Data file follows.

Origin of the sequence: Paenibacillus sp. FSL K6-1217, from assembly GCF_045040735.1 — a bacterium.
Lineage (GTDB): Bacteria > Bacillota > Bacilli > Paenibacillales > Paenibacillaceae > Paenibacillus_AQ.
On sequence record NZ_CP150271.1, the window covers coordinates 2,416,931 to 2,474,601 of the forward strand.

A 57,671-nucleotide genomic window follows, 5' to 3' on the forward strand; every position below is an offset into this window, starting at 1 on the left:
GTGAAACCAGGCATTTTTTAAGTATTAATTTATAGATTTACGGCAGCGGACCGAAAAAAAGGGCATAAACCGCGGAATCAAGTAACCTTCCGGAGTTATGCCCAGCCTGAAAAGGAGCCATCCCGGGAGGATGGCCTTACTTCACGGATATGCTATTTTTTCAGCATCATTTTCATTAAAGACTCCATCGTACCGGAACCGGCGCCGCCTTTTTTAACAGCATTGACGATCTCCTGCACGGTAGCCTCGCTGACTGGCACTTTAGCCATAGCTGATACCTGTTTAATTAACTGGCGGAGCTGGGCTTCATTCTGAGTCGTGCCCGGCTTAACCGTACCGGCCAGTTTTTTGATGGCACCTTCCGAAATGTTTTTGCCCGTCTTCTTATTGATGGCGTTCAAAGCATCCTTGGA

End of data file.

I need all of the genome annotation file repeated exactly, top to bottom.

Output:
Origin of the sequence: Paenibacillus sp. FSL K6-1217, from assembly GCF_045040735.1 — a bacterium.
Lineage (GTDB): Bacteria > Bacillota > Bacilli > Paenibacillales > Paenibacillaceae > Paenibacillus_AQ.
On sequence record NZ_CP150271.1, the window covers coordinates 2,416,931 to 2,474,601 of the forward strand.

A 57,671-nucleotide genomic window follows, 5' to 3' on the forward strand; every position below is an offset into this window, starting at 1 on the left:
GTGAAACCAGGCATTTTTTAAGTATTAATTTATAGATTTACGGCAGCGGACCGAAAAAAAGGGCATAAACCGCGGAATCAAGTAACCTTCCGGAGTTATGCCCAGCCTGAAAAGGAGCCATCCCGGGAGGATGGCCTTACTTCACGGATATGCTATTTTTTCAGCATCATTTTCATTAAAGACTCCATCGTACCGGAACCGGCGCCGCCTTTTTTAACAGCATTGACGATCTCCTGCACGGTAGCCTCGCTGACTGGCACTTTAGCCATAGCTGATACCTGTTTAATTAACTGGCGGAGCTGGGCTTCATTCTGAGTCGTGCCCGGCTTAACCGTACCGGCCAGTTTTTTGATGGCACCTTCCGAAATGTTTTTGCCCGTCTTCTTATTGATGGCGTTCAAAGCATCCTTGGA